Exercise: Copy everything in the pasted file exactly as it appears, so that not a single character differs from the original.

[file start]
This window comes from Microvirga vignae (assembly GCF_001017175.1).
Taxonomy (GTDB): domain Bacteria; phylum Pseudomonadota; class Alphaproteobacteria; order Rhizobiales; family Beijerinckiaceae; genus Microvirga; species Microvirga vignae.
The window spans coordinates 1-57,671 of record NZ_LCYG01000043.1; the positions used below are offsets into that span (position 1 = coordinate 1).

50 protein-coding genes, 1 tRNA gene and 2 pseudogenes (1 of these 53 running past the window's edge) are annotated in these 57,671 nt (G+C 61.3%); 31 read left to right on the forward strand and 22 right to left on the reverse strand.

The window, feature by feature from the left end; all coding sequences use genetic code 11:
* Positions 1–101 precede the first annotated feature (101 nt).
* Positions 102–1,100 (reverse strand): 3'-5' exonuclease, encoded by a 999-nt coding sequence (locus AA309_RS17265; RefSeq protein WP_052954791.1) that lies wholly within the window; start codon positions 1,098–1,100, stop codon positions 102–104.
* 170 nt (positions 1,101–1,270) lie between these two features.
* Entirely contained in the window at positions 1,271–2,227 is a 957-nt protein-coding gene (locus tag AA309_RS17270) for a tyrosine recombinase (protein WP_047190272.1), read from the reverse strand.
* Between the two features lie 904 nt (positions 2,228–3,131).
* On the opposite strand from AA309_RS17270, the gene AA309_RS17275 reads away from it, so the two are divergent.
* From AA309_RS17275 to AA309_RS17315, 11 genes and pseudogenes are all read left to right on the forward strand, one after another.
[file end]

This window comes from Microvirga vignae (assembly GCF_001017175.1).
Taxonomy (GTDB): domain Bacteria; phylum Pseudomonadota; class Alphaproteobacteria; order Rhizobiales; family Beijerinckiaceae; genus Microvirga; species Microvirga vignae.
The window spans coordinates 1-57,671 of record NZ_LCYG01000043.1; the positions used below are offsets into that span (position 1 = coordinate 1).

50 protein-coding genes, 1 tRNA gene and 2 pseudogenes (1 of these 53 running past the window's edge) are annotated in these 57,671 nt (G+C 61.3%); 31 read left to right on the forward strand and 22 right to left on the reverse strand.

The window, feature by feature from the left end; all coding sequences use genetic code 11:
* Positions 1–101 precede the first annotated feature (101 nt).
* Positions 102–1,100 (reverse strand): 3'-5' exonuclease, encoded by a 999-nt coding sequence (locus AA309_RS17265; RefSeq protein WP_052954791.1) that lies wholly within the window; start codon positions 1,098–1,100, stop codon positions 102–104.
* 170 nt (positions 1,101–1,270) lie between these two features.
* Entirely contained in the window at positions 1,271–2,227 is a 957-nt protein-coding gene (locus tag AA309_RS17270) for a tyrosine recombinase (protein WP_047190272.1), read from the reverse strand.
* Between the two features lie 904 nt (positions 2,228–3,131).
* On the opposite strand from AA309_RS17270, the gene AA309_RS17275 reads away from it, so the two are divergent.
* From AA309_RS17275 to AA309_RS17315, 11 genes and pseudogenes are all read left to right on the forward strand, one after another.